The location of the cricopharyngeal muscle is important to define and subsequently diagnose the type of diverticulum. It is possible to identify the cricopharyngeal muscle located ventrally at the level of C4–C6 and cricoids cartilage. It is observed during the videofluoroscopic swallowing study at the moment f its relaxation and consequential opening of the upper esophageal sphincter. The diagnosis of Killian-Jamieson diverticulum is generally made with barium esophagram, where it is seen as a lateral protrusion at frontal views, and overlapping to the anterior esophageal wall at lateral views(2). Studies in the literature(10–12) report the Killian-Jamieson diverticulum diagnosis by means of ultrasonography, either as an incidental finding or mimicking a thyroid nodule. At ultrasonography, Killian-Jamieson diverticulum is seen as an echogenic and heterogeneous nodule, with some hyperechoic spots suggesting the presence of air which do not move during swallowing. In a report about 13 cases of Killian-Jamieson diverticulum observed at ultrasonography(10), the communication with the adjacent esophageal wall could be demonstrated in 54% of the patients at the moment of the initial diag osis. The advantage of ultrasonography is the non-invasiveness and absence of ionizing radiation as compared with other imaging methods, besides the fact that the scan can be performed outside a hospital setting(13). However, in the present case, videofluoroscopic swallowing study was required for the differential diagnosis with Zenker's diverticulum. Sometimes, it may be difficult to differentiate between the two diverticula at barium esophagram, since the Zenker's diverticulum may extend downwards and, in cases of a large diverticulum, protrude to the left in relation to the mid-line(3). When unilateral, Killian-Jamieson diverticulum may sometimes be confused with Zenker's diverticulum. But, at lateral view the Killian-Jamieson diverticulum protrudes anteriorly in relation to the cervical esophagus, while the Zenker's diverticulum protrudes posteriorly(14).

It is important to differentiate these two diverticula, particularly under the clinical point of view in relation to complications and therapeutic approach. Amongst the related complications, the main difference is concerned with tracheal aspiration which is much more frequent in cases of Zenker's diverticulum because of its location above the upper esophageal sphincter(2,3).

Only symptomatic patients and those with large diverticula should be treated. Treatment options include either open or endoscopic surgery, with diverticolotomy, diverticulolectomy or diverticulopexy. According to Chea et al.(4), diverticulopexy is recommended as an effective and preferential option for treatment of Killian-Jamieson diverticula. For the treatment(15), it is important to differentiate Killian-Jamieson diverticulum from Zenker's diverticulum because despite the surgical and endoscopic options, the endoscopic treatment is preferable for Zenker's diverticula (particularly those < 3 cm); and for the Killian-Jamieson diverticula, the safety of the endoscopic approach is still to be completely established, mostly because of the rarity of cases. The main complication associated with the endoscopic treatment is injury to the recurrent laryngeal nerve, since the base of the Killian-Jamieson diverticulum is the site of insertion of the nerve into the larynx.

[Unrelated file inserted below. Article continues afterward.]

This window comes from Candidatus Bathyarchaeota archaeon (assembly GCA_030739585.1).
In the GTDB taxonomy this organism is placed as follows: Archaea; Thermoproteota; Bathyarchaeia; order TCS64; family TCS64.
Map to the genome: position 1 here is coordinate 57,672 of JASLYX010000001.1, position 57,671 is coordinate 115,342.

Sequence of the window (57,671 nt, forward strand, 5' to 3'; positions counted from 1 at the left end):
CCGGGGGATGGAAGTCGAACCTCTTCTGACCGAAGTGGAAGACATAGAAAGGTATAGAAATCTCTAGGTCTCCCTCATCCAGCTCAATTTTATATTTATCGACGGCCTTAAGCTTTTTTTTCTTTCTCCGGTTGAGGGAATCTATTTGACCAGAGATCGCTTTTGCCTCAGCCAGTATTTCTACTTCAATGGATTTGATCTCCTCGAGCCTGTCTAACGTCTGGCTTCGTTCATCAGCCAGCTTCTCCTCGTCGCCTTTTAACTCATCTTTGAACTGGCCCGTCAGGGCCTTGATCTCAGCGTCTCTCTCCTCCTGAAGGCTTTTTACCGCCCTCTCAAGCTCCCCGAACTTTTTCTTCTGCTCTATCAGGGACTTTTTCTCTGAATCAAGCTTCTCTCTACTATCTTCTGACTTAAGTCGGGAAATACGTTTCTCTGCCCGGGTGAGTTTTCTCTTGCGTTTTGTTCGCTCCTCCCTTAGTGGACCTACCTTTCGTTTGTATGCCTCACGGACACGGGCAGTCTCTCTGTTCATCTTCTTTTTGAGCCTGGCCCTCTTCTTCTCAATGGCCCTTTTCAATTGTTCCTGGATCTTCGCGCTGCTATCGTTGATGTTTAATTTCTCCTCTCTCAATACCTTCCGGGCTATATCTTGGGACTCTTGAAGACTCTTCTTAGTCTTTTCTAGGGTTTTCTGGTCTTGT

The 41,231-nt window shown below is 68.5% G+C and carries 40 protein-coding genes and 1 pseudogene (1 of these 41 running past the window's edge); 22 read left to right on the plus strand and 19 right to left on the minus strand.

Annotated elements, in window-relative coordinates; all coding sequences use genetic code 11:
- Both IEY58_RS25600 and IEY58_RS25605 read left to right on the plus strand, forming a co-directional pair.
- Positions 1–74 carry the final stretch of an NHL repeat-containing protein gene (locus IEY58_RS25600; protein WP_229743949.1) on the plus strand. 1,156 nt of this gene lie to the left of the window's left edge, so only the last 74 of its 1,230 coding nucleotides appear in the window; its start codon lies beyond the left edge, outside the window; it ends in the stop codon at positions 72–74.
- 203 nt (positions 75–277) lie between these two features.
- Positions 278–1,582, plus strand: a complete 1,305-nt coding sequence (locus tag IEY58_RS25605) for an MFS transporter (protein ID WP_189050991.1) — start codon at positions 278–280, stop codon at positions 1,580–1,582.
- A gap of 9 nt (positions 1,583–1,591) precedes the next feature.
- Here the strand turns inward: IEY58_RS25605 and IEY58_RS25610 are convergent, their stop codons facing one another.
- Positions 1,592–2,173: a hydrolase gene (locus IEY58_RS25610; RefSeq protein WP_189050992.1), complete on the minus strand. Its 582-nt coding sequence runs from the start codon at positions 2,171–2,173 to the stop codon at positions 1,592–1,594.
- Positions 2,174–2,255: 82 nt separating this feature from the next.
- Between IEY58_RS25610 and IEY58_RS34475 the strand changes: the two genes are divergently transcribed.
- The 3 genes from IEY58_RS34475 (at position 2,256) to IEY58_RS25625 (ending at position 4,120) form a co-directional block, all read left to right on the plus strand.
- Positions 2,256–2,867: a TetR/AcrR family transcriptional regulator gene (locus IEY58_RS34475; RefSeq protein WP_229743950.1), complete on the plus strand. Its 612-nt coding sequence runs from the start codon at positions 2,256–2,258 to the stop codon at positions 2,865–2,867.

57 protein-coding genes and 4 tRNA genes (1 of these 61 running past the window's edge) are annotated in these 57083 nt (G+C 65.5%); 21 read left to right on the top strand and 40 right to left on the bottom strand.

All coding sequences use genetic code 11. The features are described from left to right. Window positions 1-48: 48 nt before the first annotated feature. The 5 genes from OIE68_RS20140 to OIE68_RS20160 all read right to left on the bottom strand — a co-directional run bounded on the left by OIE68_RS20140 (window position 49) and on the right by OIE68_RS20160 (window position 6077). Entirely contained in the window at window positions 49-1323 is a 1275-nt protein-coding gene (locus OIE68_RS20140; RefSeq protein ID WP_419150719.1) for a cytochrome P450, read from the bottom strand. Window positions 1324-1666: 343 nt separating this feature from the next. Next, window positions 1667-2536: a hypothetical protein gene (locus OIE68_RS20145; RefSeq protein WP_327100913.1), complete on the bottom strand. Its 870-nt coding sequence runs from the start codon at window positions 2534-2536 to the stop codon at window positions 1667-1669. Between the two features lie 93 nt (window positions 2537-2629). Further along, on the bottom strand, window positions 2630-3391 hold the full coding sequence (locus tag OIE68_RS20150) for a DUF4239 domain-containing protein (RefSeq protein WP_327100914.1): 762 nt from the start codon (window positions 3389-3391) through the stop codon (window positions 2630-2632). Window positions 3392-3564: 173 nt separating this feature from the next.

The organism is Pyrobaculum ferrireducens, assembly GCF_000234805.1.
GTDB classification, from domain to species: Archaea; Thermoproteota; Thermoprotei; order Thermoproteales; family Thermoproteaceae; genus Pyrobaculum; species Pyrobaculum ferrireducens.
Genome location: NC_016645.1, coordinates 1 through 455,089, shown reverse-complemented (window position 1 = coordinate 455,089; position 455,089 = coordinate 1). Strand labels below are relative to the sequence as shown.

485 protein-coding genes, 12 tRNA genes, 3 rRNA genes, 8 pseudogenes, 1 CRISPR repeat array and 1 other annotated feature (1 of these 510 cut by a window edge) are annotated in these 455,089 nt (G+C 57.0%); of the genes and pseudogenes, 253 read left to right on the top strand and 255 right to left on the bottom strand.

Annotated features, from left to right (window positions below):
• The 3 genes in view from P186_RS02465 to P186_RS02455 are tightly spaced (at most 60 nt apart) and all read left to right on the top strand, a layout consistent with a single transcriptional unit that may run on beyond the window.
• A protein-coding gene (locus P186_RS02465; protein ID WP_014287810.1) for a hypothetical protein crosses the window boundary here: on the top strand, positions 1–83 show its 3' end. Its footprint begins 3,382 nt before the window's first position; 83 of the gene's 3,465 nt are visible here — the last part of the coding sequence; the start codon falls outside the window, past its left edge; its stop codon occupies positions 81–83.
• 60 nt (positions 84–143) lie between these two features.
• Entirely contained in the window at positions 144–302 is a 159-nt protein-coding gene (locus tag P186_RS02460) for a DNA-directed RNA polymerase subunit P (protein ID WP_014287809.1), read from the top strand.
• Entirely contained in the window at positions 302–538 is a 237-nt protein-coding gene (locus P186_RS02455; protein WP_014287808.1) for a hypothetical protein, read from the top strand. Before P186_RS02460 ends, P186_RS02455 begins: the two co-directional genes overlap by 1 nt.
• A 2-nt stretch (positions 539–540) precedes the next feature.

The traditional videofluoroscopic swallowing study generally emphasizes the assessment of the oral cavity and pharynx, but constitutes a relevant diagnostic tool also in cases of disorders of the hypopharynx and esophagus because the symptom of cervical dysphagia may have an esophageal cause(16).


CONCLUSION

In the presently reported case, barium esophagram could not correctly identify the nature of the dysphagia and the food impaction reported by the patient. Such identification might be possible at the videofluoroscopic swallowing study. Therefore, the authors highlight the relevance of the analysis of the oral, pharyngeal and esophageal swallowing phases for the differential diagnosis of oropharyngeal complaints related to esophageal alterations.


REFERENCES

1. Ekberg O, Nylander G. Lateral diverticula from the pharyngo-esophageal junction area. Radiology. 1983;146:117–22.

2. Rubesin SE, Levine MS. Killian-Jamieson diverticula: radiographic findings in 16 patients. AJR Am J Roentgenol. 2001;177:85–9.

3. Boisvert RD, Bethune DC, Acton D, et al. Bilateral Killian-Jamieson diverticula: a case report and literature review. Can J Gastroenterol. 2010;24:173–4.

4. Chea CH, Siow SL, Khor TW, et al. Killian-Jamieson diverticulum: the rarer cervical esophageal diverticulum. Med J Malaysia. 2011;66:73–4.

5. Cappabianca S, Reginelli A, Monaco L, et al. Combined videofluoroscopy and manometry in the diagnosis of oropharyngeal dysphagia: examination technique and preliminary experience. Radiol Med. 2008;113:923–40.

6. Levine MS, Rubesin SE, Laufer I. Barium esophagography: a study for all seasons. Clin Gastroenterol Hepatol. 2008;6:11–25.

7. Martin-Harris B, Jones B. The videofluorographic swallowing study. Phys Med Rehabil Clin N Am. 2008;19:769–85.

8. Siddiq MA, Sood S, Strachan D. Pharyngeal pouch (Zenker's diverticulum). Postrgrad Med J. 2001;77:506–11.

9. Freeny PC, Stevenson GW. Benign structural diseases of the pharynx. In: Margulis AR, Burhenne HJ, editors. Alimentary tract radiology. St. Louis, MO: Mosby; 1994. p. 114–26.

10. Kim HK, Lee JI, Jang HW, et al. Characteristics of Killian-Jamieson diverticula mimicking a thyroid nodule. Head Neck. 2012;34:599–603.

11. Kim MH, Kim EK, Kwak JY, et al. Bilateral Killian-Jamieson diverticula incidentally found on thyroid ultrasonography. Thyroid. 2010;20:1041–2.

12. Pang JC, Chong S, Na HI, et al. Killian-Jamieson diverticulum mimicking a suspicious thyroid nodule: sonographic diagnosis. J Clin Ultrasound. 2009;37:528–30.

13. Sakate M, Yamashita S, Toledo CGC, et al. Avaliação do tempo de trânsito esofágico pelo ultrassom: influência do gênero e índice de massa corpórea. Radiol Bras. 2011;44:360–2.

14. Johnson CD, Schmit GD. Mayo Clinic gastrointestinal imaging review. Rochester, MN: Mayo Clinic Scientific Press; 2005.

15. Kim DC, Hwang JJ, Lee WS, et al. Surgical treatment of Killian-Jamieson diverticulum. Korean J Thorac Cardiovasc Surg. 2012;45:272–4.

16. Allen JE, White C, Leonard R, et al. Comparison of esophageal screen findings on videofluoroscopy with full esophagram results. Head Neck. 2012;34:264–9.










1. Speech Therapist at Santa Casa de Misericórdia de Porto Alegre, Porto Alegre, RS, Brazil.
2. MDs, Residents, Unit of Radiology and Imaging Diagnosis, Santa Casa de Misericórdia de Porto Alegre, Porto Alegre, RS, Brazil.
3. PhD, Head of the Unit of Radiology and Imaging Diagnosis, Hospital Santa Clara and Hospital São Francisco da Santa Casa de Misericórdia de Porto Alegre, MD, Radiologist, Hospital de Clínicas de Porto Alegre (HCPA), Porto Alegre, RS, Brazil.

* Study developed at Santa Casa de Misericórdia de Porto Alegre, Porto Alegre, RS, Brazil.

Mailing Address:
Betina Scheeren
Rua Fernandes Vieira, 353, ap. 46, Bairro Bom Fim
Porto Alegre, RS, Brazil, 90035-091
E-mail: betinascheeren@hotmail.com

Received June 12, 2012.
Accepted after revision January 28, 2013.